April 22, 2013 at 3:04pm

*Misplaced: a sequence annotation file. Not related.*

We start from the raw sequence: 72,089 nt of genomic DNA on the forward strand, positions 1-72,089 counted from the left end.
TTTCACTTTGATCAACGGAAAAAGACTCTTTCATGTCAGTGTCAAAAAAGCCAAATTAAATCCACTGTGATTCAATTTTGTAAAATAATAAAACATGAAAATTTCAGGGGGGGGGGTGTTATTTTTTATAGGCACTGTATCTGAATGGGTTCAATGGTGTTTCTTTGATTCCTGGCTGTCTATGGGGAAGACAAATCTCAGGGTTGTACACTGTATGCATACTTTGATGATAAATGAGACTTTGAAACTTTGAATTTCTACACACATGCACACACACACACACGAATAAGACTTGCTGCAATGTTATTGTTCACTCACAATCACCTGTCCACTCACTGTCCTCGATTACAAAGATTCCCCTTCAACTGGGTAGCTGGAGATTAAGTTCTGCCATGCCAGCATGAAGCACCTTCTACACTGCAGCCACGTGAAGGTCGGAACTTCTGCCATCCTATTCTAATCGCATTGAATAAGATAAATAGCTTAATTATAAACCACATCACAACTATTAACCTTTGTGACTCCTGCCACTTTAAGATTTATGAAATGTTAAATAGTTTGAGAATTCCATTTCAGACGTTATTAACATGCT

Question about the number of rises. I see this recipe and a similar one by CI let's the dough rise the first time then punches down shapes and bakes. I saw a similar recipe at Serious Eats where after the first rise and punch down, they shape into ball, let rise 2nd time in oiled skillet then shape and bake. What does one v two rises do to the dough? The rises allow the yeast to become more active, but only up to a certain point. Because the yeast feed on the sugars in the dough (from the starches in the flour and any added sugar), they will only remain active while they are fed: if you allow the dough to continually rise repeatedly, the yeast will eventually run out of food and start to die off, resulting in unleavened bread. The other part of this--deflating the dough--means the gases produced by the yeast are expelled until you want to bake the dough. Degassing the dough is important because yeast find the gases toxic and they can hinder their activity. Also, when a dough has too much air in it, it will collapse on itself when baked, resulting in a flatter loaf/crust/roll. Also, if the yeast are allowed to nibble on all the sugars in the dough, the crust will bake up pale in color, so you do not want to do too many rises. However, three shorter rises vs. two normal ones will have similar results, so just be aware of how long each recipe states to allow the dough to rise. I hope this helps clear things up a bit! Best, Kim@KAF
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